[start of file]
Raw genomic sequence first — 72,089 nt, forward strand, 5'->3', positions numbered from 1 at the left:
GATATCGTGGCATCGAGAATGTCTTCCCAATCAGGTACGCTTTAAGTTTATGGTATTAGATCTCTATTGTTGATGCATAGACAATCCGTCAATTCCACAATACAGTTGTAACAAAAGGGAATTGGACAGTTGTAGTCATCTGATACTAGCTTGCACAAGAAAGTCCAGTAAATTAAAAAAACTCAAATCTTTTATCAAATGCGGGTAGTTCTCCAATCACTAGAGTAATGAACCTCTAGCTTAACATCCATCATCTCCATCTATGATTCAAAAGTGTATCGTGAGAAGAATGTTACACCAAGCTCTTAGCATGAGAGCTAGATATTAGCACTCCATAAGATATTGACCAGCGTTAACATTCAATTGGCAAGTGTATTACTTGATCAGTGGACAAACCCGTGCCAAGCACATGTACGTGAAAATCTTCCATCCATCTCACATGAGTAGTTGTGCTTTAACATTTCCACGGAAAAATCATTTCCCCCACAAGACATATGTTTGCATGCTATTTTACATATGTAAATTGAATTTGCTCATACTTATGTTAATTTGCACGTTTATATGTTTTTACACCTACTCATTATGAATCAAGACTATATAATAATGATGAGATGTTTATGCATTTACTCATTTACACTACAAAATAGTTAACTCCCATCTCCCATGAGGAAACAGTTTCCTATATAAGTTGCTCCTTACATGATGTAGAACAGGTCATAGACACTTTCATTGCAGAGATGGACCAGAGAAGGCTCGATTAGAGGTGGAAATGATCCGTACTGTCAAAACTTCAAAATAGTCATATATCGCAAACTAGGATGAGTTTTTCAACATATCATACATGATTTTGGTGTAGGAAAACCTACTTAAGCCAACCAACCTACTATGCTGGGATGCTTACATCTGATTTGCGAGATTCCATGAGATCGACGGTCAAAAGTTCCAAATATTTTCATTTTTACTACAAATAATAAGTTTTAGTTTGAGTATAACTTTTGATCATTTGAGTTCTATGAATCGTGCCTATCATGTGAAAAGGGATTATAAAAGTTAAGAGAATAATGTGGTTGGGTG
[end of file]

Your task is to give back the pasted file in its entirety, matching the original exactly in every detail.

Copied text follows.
Raw genomic sequence first — 72,089 nt, forward strand, 5'->3', positions numbered from 1 at the left:
GATATCGTGGCATCGAGAATGTCTTCCCAATCAGGTACGCTTTAAGTTTATGGTATTAGATCTCTATTGTTGATGCATAGACAATCCGTCAATTCCACAATACAGTTGTAACAAAAGGGAATTGGACAGTTGTAGTCATCTGATACTAGCTTGCACAAGAAAGTCCAGTAAATTAAAAAAACTCAAATCTTTTATCAAATGCGGGTAGTTCTCCAATCACTAGAGTAATGAACCTCTAGCTTAACATCCATCATCTCCATCTATGATTCAAAAGTGTATCGTGAGAAGAATGTTACACCAAGCTCTTAGCATGAGAGCTAGATATTAGCACTCCATAAGATATTGACCAGCGTTAACATTCAATTGGCAAGTGTATTACTTGATCAGTGGACAAACCCGTGCCAAGCACATGTACGTGAAAATCTTCCATCCATCTCACATGAGTAGTTGTGCTTTAACATTTCCACGGAAAAATCATTTCCCCCACAAGACATATGTTTGCATGCTATTTTACATATGTAAATTGAATTTGCTCATACTTATGTTAATTTGCACGTTTATATGTTTTTACACCTACTCATTATGAATCAAGACTATATAATAATGATGAGATGTTTATGCATTTACTCATTTACACTACAAAATAGTTAACTCCCATCTCCCATGAGGAAACAGTTTCCTATATAAGTTGCTCCTTACATGATGTAGAACAGGTCATAGACACTTTCATTGCAGAGATGGACCAGAGAAGGCTCGATTAGAGGTGGAAATGATCCGTACTGTCAAAACTTCAAAATAGTCATATATCGCAAACTAGGATGAGTTTTTCAACATATCATACATGATTTTGGTGTAGGAAAACCTACTTAAGCCAACCAACCTACTATGCTGGGATGCTTACATCTGATTTGCGAGATTCCATGAGATCGACGGTCAAAAGTTCCAAATATTTTCATTTTTACTACAAATAATAAGTTTTAGTTTGAGTATAACTTTTGATCATTTGAGTTCTATGAATCGTGCCTATCATGTGAAAAGGGATTATAAAAGTTAAGAGAATAATGTGGTTGGGTG